Jun 20 • 25M

Interview with Nicola Rossi


Open in playerListen on);

Appears in this episode

Phillip Carter
Nicola Rossi
Comedian/Author Phillip Carter talks to writers, artists and other creatives in this hilarious and enlightening show about everything artistic.
Episode details
Pictire taken from my instagram, where I tell jokes and wear suits.


is the author of ROCKSTAR ENDING, an emotional exploration of a dystopian near future world, where the UK government begins promoting euthanasia to the public. This is a tricky subject to grapple with, but Nicola has done so with eloquence and (where appropriate) humour.

We chatted about her book, what inspired it, how she crafted it, and how it feels to be picked up for a TV adaptation. You can listen now, or read the free prequel novella, FOR THOSE ABOUT TO ROCK first, which is below.

The full ROCKSTAR ENDING book is available for the next few days at the discounted price of 99p.

You can get it on most retailers through Books2Read, or Mybook.To for the Amazon and Barnes&Noble version.

Comments for this post are open to paying subscribers. If you’d like to say something and want a month’s free trial, email halfplanetpress@gmail.com

Leave a comment


A bit from Chapter One.

(Or you can read the whole free novella by clicking here)


Bob’s nerves were jangling after a particularly dreadful night. He had stayed up way too late watching the election results.

He suspected that the other people in the lift had been up into the small hours too. Their eyes glazed, they wearily gripped grubby re-usable coffee cups, a clashing spectrum of muted spring colors in various sizes. 

There was something reassuring about the smell of the coffee which Bob inhaled so deeply and deliberately that his breathing made the woman next to him feel uncomfortable.

She shifted a few centimeters away, hoping that no one would notice. Bob closed his eyes and allowed himself to listen to the last few bars of ‘Low Rider’ by War, its cheery riff and uncomplicated lyrics carrying him over the threshold of another day at the office. At least it was Friday.

The white sunlight bouncing off his desk made Bob’s eyes smart. He resisted the urge to close them again, and tilted his computer screen downwards to deflect the glare. Even then, it was not easy to read his emails. 

Around the office, which occupied one of several floors the bank leased in a decades-old tower in London’s Canary Wharf, people were gradually straggling in. It was dress-down Friday. One by one, men and women with inconsistent interpretations of ‘smart casual’ perched at their soulless desks, which were clear of anything that might mark a space out as belonging to a particular human being. They weren’t allowed to pin anything on the acoustic screens. No photos. No reminders. 

Only employee comms was authorized to sully the thin, waist-high beige fabric walls that encircled each desk. Now and then, a company notice would appear. Today, someone had distributed a small postcard promoting the bank’s financial compliance rules. It had a monochrome photo of a blond white woman, in dark heels and a pin-striped suit, looking rather sorry for herself in a prison cell. Not a dress-down day in stir then, Bob thought. Maybe pinstripes are the new orange?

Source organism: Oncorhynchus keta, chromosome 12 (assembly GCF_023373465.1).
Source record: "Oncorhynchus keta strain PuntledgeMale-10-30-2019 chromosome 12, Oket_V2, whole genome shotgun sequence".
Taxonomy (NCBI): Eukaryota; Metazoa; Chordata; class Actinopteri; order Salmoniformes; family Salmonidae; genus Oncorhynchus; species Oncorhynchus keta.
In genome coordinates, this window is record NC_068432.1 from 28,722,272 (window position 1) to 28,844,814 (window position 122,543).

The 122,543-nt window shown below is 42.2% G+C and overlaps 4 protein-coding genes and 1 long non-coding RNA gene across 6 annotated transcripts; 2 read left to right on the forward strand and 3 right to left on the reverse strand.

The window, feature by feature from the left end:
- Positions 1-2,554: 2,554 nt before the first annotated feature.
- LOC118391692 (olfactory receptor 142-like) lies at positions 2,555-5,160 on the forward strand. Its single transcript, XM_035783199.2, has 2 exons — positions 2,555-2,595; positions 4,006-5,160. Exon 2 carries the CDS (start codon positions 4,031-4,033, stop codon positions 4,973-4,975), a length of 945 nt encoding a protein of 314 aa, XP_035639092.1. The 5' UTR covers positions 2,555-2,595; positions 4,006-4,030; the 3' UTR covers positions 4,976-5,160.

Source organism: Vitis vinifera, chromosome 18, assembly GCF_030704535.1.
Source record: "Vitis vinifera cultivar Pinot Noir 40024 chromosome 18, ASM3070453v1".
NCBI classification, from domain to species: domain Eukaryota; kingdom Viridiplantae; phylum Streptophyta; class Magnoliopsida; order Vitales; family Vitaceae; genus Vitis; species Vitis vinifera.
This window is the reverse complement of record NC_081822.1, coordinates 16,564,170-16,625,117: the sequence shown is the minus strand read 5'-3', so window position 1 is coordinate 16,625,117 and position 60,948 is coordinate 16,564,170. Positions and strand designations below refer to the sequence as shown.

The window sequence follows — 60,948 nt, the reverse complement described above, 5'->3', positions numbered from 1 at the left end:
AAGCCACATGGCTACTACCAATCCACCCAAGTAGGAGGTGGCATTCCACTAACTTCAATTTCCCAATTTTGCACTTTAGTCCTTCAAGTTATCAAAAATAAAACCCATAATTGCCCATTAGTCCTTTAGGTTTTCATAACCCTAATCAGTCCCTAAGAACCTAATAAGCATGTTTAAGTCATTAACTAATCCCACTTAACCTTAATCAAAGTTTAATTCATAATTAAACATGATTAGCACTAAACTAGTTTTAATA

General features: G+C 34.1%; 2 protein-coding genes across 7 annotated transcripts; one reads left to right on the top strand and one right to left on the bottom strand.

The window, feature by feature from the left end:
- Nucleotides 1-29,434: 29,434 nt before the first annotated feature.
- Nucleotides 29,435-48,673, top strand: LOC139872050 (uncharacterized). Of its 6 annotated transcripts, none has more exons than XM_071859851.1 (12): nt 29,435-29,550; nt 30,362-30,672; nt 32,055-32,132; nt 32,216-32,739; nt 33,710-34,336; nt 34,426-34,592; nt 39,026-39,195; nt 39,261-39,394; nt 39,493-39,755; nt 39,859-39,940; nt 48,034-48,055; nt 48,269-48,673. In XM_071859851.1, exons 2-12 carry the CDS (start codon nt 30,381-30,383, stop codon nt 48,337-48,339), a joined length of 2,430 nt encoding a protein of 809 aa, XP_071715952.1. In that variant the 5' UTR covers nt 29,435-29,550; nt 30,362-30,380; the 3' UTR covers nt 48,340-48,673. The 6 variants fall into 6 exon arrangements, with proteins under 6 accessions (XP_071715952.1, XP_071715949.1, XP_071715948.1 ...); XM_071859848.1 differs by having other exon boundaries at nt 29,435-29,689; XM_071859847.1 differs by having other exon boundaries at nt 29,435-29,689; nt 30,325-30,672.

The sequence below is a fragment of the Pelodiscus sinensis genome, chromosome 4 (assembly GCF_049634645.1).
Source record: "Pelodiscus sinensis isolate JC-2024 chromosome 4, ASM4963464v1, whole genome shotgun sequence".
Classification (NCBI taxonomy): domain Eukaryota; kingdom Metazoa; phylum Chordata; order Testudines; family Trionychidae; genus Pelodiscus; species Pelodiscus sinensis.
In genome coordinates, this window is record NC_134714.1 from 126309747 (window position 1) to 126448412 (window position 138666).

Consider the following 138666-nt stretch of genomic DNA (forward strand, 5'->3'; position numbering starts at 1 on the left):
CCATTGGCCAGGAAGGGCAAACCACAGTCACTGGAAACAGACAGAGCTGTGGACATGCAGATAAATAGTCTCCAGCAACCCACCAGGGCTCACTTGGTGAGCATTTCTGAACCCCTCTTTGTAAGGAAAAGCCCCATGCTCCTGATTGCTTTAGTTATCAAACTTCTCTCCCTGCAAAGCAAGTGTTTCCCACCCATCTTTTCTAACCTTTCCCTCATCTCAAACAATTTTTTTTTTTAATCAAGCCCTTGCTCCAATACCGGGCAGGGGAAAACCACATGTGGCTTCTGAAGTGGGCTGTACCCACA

His mood lifted a degree as he smiled at his own joke. A brighter little poster caught his eye. He had seen this one before. They were always having to replace it. A big hand-drawn heart — which came in different colors — surrounded by a fringe of strips you could tear off from the edge, each with a phone number and email address on it. The suicide prevention hotline.

He would have called in and arranged to work from home, only his boss, Lola, who had been away on business all week, had wanted to see him. She hadn’t said what it was about.

First, though, he had to join a tedious conference call with a team of software developers in Sweden. Their oscillating lilt was usually soothing and easy to follow, but this morning he was struggling to stay engaged. He tried downing a big mouthful of lukewarm Americano, but it only made him more agitated. He put his phone face down so he couldn’t be distracted by his social media feeds. It was no use. His focus kept drifting back to the big screen on the wall near his desk where the BBC News kept rolling.

Although he couldn’t hear what the reporter was saying, he could read what had happened. The text shooting across the bottom of the screen fed him fragments of

the story, so he could piece it together if he just kept half an eye on it.



A pie chart appeared, with just under half of the circle colored in yellow, dwarfing the red and blue segments. In the run-up to the election, hundreds of MPs had resigned from the old powerhouses and joined the centrist party, the Liberal Democrats, in protest at their own parties’ escalating internal conflict and vacillating policies. The Lib Dems had run on a ticket that promised to build a more moderate, collaborative future, and change the electoral system which many believed was no longer fit for purpose. 

The turnout had been appalling, but it looked like close to half the people who had bothered to vote thought they would give the Lib Dems a try. They couldn’t do any worse than the others.


A candy-striped red and blue triangle squeezed into the chart.


Yuthentic. Wow.

“Bob? Do you agree?”

He needed to get back into the zone for the call.

“Sorry guys, you were breaking up. Could you run through that again?”

I really enjoyed that interview. I was wanting to get Nicola on the show for a while. I knew she would make a great guest, and it was a privilege to talk to her about her writing process.

This podcast was made possible thanks to my free and paying subscribers. To hear more in the future, consider subscribing.

This is my first time publishing a podcast directly from Substack, and I am enjoying it. I think this is the way forward!